A hundred years ago, a wealthy family of visionaries prophesied the devastation that global warming would bring to world food supplies in the 21st century. They decided to prepare for the worst, and embark on an ambitious plan of revolution.
Lambeth Group agents, Zoe Tampsin and Gavin Shawlens, prepare to investigate the unusual death of a government defence scientist. Someone is determined to stop them before they get started. Zoe uncovers two unfamiliar words, Tabula Rasa. The only other clue is the curious behaviour of the dead scientist's son, Ramsay.
Posing as a couple, Gavin and Zoe enter the secret and dangerous world of Ramsay's aristocratic guardians, headed by philanthropist billionaire, Lord Zacchary Silsden.
What Gavin uncovers, shocks him to the bottom of his soul. Does he have the courage and the conviction to stop the greatest revolution in human history? What Zoe discovers about Gavin—words can't describe. Zoe is faced with an impossible choice, but one thing is certain, she will not hesitate to do her duty, no matter the cost.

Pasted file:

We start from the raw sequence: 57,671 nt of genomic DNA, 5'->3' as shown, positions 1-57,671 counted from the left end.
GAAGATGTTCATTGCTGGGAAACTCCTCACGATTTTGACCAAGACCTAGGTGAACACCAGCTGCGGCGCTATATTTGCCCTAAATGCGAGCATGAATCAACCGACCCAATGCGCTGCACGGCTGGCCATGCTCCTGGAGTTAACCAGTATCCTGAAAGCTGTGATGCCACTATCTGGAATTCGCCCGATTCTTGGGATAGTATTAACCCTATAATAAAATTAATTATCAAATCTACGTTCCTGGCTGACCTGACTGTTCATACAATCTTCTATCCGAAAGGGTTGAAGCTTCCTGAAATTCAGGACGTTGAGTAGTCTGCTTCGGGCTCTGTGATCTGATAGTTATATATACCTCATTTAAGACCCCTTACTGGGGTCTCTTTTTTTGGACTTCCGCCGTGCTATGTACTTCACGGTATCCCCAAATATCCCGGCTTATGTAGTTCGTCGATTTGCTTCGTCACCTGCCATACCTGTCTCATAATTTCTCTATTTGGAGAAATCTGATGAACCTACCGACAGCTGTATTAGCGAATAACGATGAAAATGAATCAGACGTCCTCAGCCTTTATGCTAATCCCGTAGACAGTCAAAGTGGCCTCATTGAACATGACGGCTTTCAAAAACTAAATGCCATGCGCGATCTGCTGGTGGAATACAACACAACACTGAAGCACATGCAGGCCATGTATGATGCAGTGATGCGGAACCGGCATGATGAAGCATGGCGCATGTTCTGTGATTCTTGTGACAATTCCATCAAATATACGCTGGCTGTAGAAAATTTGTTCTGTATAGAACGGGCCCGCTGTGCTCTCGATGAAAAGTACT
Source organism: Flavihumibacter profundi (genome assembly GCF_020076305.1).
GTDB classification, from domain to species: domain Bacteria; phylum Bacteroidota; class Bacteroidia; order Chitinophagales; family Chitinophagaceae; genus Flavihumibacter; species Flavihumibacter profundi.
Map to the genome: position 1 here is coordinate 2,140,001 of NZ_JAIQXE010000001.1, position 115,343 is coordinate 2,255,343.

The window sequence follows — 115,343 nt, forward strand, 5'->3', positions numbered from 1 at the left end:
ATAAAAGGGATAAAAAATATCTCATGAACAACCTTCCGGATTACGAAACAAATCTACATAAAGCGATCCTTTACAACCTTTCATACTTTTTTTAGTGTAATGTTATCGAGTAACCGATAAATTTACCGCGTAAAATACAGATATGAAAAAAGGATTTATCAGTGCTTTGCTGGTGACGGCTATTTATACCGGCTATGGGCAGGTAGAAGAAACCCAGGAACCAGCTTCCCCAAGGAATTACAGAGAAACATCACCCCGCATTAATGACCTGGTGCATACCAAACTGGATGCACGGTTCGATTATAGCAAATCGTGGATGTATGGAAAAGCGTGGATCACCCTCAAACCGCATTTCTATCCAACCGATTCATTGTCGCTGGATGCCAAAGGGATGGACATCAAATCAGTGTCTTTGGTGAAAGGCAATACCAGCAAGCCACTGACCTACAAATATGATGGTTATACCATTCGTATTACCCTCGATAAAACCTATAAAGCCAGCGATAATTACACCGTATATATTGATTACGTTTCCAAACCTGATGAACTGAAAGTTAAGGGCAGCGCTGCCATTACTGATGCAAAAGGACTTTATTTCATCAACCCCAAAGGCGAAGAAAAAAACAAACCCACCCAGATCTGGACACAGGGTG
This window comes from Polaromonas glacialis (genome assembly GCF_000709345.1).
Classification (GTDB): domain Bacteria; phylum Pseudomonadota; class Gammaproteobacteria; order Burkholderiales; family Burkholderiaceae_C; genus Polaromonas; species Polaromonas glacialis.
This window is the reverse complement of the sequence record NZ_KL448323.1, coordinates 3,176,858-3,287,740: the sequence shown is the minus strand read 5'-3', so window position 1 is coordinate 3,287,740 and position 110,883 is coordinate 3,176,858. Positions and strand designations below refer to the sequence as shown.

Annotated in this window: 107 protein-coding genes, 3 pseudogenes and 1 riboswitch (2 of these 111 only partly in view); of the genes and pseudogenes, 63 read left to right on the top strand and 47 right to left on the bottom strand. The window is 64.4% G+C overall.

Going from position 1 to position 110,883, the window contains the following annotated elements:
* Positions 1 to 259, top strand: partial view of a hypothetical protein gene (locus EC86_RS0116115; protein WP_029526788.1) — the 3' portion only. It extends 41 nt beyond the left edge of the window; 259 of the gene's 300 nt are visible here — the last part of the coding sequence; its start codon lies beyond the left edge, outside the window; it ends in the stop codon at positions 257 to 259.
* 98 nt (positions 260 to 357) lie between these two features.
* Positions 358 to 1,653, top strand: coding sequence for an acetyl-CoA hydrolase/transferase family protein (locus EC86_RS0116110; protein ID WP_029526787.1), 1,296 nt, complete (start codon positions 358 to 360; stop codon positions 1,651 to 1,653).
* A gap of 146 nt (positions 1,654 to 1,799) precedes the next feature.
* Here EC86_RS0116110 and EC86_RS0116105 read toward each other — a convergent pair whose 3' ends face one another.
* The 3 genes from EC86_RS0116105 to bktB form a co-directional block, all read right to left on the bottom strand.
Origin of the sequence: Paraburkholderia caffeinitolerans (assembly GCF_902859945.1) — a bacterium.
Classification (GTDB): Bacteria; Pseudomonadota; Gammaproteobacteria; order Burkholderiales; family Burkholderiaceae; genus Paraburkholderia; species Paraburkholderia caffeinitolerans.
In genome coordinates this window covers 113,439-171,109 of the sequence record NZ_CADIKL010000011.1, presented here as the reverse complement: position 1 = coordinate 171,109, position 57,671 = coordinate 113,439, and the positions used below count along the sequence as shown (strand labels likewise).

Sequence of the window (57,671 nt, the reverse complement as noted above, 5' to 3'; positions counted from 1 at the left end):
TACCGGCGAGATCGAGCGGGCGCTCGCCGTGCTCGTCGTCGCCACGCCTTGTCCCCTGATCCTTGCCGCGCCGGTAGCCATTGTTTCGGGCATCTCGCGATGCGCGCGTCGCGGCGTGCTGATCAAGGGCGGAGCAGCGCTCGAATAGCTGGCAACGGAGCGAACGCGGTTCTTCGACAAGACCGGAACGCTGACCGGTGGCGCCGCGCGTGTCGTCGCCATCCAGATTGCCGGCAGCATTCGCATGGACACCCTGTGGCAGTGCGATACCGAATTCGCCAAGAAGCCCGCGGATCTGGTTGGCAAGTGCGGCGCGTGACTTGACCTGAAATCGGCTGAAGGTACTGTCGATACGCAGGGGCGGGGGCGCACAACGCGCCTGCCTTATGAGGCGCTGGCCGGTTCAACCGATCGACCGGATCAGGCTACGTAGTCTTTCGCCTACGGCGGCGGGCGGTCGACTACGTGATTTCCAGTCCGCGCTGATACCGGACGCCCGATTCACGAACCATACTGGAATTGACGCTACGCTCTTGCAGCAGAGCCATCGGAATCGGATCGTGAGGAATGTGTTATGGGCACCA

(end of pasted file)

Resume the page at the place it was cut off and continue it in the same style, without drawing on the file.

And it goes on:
My thanks to the Author via TBConFB for a copy of this in exchange for an honest review. I gave this an 8/10 or 4 stars.This is the first book that I've read by this Author and I thoroughly enjoyed it. I found Zoe Tampsin to be a modern day agent in the tradition of a female James Bond. I could see this playing out like a Bond film. With a great mix of goodies and baddies with an interesting thought provoking premise to boot.
This book is a roller coaster of a ride that will take you along with it, it's well worth grabbing a copy and catching up with the Lambeth Group if you've already read other books in the series or take the opportunity to meet them for the first time.
This book is part of a series, that could be read as a standalone. However, if you read the series in order then you'll have the back story of some of the returning main characters that have appeared in other books in the series.
Since reading the book I spotted that the Author mentions Ian Fleming amongst his influences, this is of no surprise at all.